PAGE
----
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Subject: Re: [boost] Making two Boost libraries interoperate
From: Edward Diener (eldiener_at_[hidden])
Date: 2019-04-25 01:40:22

On 4/24/2019 2:42 PM, Rene Rivera via Boost wrote:
> On Wed, Apr 24, 2019 at 1:34 PM Robert Ramey via Boost <
> boost_at_[hidden]> wrote:
>> On 4/24/19 10:54 AM, Rene Rivera via Boost wrote:
>>> On Wed, Apr 24, 2019 at 11:45 AM Robert Ramey via Boost <
>>> boost_at_[hidden]> wrote:
>>>> On 4/24/19 8:56 AM, Joaquin M López Muñoz via Boost wrote:
>>>>> Not sure if this helps, but the way I did it in Boost.Flyweight is by
>>>>> isolating all serialization code
>>>>> in a separate header:
>>>> This does help! or it would help if our dependency tools understood
>>>> this. In particular flyweight library is not dependent on the
>>>> serialization libraries. Only apps which use the flyweight library AND
>>>> the serialization library are dependent on the serialization library.
>>>> Our notion of "dependency" obscures this.
>>> It's only "our notion" in the sense that they mirror the notion of
>>> dependencies that users of *external* package managers, dependency
>>> managers, and users thereof have.
>> Right. I don't mean to suggest that it's only boosts problem. It's a
>> problem in the assumptions that all these packages make. As more and
>> more projects are built by composition of more and more libraries (a
>> good thing!) It becomes apparent that the original "naive notion"
>> breaks down. That's what we're seeing.
> The limit of your suggestion/desire amounts to making all source code
> globally available as individually addressable TUs. That limit is untenable
> to almost all developers. And hence the line must be drawn some place in
> between. The existing PDMs have draw it at the published logical
> boundaries. For the rather same rationale that it's easy to reason about
> for the end-users. And it's the end-users we are trying to satisfy. I.e.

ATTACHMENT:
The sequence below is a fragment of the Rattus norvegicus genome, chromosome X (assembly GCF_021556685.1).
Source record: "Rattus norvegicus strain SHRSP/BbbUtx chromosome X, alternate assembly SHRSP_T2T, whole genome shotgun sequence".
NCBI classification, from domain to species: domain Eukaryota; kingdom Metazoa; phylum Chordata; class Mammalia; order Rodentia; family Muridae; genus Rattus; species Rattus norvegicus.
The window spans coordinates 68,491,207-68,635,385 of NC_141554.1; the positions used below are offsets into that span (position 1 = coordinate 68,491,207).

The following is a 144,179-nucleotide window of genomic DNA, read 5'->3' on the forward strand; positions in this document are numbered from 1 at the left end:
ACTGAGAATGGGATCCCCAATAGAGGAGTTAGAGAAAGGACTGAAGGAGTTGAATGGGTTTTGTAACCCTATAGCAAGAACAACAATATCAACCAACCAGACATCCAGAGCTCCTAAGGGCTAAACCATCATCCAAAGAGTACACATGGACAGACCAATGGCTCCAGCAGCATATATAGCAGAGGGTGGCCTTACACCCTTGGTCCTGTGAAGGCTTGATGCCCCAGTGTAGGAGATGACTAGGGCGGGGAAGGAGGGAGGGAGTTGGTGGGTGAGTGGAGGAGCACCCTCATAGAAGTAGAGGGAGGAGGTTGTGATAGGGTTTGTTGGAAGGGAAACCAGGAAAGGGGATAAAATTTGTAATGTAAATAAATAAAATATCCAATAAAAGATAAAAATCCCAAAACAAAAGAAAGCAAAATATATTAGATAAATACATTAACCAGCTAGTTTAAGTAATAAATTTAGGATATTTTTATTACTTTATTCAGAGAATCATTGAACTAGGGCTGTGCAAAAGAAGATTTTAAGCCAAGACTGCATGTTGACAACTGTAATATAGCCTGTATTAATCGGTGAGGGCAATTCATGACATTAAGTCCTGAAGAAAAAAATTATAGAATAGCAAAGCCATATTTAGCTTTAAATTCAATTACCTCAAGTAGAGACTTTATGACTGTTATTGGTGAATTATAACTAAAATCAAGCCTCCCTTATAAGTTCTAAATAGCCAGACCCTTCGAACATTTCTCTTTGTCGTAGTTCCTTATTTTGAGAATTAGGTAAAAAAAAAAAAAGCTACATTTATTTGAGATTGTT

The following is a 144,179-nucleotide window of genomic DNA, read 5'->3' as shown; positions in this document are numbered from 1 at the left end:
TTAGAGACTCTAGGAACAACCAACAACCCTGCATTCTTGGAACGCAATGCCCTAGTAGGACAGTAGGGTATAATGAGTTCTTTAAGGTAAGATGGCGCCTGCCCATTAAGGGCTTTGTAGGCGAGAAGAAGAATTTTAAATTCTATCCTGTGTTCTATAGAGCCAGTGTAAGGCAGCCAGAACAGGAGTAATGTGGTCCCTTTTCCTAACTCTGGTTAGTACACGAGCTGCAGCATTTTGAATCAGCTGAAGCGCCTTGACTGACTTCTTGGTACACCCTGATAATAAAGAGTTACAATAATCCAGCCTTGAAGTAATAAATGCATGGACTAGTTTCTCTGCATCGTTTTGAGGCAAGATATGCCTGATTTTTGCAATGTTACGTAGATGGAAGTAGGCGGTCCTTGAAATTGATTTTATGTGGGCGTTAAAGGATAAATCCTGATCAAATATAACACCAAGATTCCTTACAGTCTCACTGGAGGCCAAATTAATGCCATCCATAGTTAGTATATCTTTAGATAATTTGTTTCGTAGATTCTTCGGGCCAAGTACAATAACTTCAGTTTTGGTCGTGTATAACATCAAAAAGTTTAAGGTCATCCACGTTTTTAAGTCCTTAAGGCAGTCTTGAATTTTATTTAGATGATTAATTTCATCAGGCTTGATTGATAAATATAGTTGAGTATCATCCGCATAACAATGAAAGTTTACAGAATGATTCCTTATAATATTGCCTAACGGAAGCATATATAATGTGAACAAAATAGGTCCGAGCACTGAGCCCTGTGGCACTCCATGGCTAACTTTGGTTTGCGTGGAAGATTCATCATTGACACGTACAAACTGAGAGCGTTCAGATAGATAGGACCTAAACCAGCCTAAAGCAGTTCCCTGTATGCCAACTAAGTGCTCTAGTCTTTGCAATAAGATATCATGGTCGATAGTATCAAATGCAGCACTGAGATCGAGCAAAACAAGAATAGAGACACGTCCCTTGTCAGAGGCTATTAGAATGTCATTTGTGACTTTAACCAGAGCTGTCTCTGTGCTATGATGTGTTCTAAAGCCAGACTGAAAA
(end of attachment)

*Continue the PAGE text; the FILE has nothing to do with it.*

> it's not a "naive notion". It's an experientially derived at end-user
> oriented method.

In theory you may be right but in practice I side with Robert Ramey. If
I know that when using library X I will not be including a particular
header file which creates a dependency on library A, which itself has
dependencies on library B and C, then my practical view is that using
library X does not depend also on libraries A, B, and C, even when some
dependency report says that library X depends on libraries A, B, and C.
Therefore the dependency report is not applicable in my particular case.
With well-designed libraries my particular case will often be the case
for many other users of libraries. Therefore while in theory you may
defend dependency reports which take the modular approach, in practice
that approach can easily lead to wrong conclusions.

That many even well established C/C++ packages do not design themselves
optimally so as to minimize dependencies depending on what header files
are included by a TU, and most, if not all, package managers do not have
the facility for installing packages and their dependencies based on
what "components", translated to header file inclusions and possibly
shared libraries, is not the fault of the end user of C++ but rather our
notion of dependencies.

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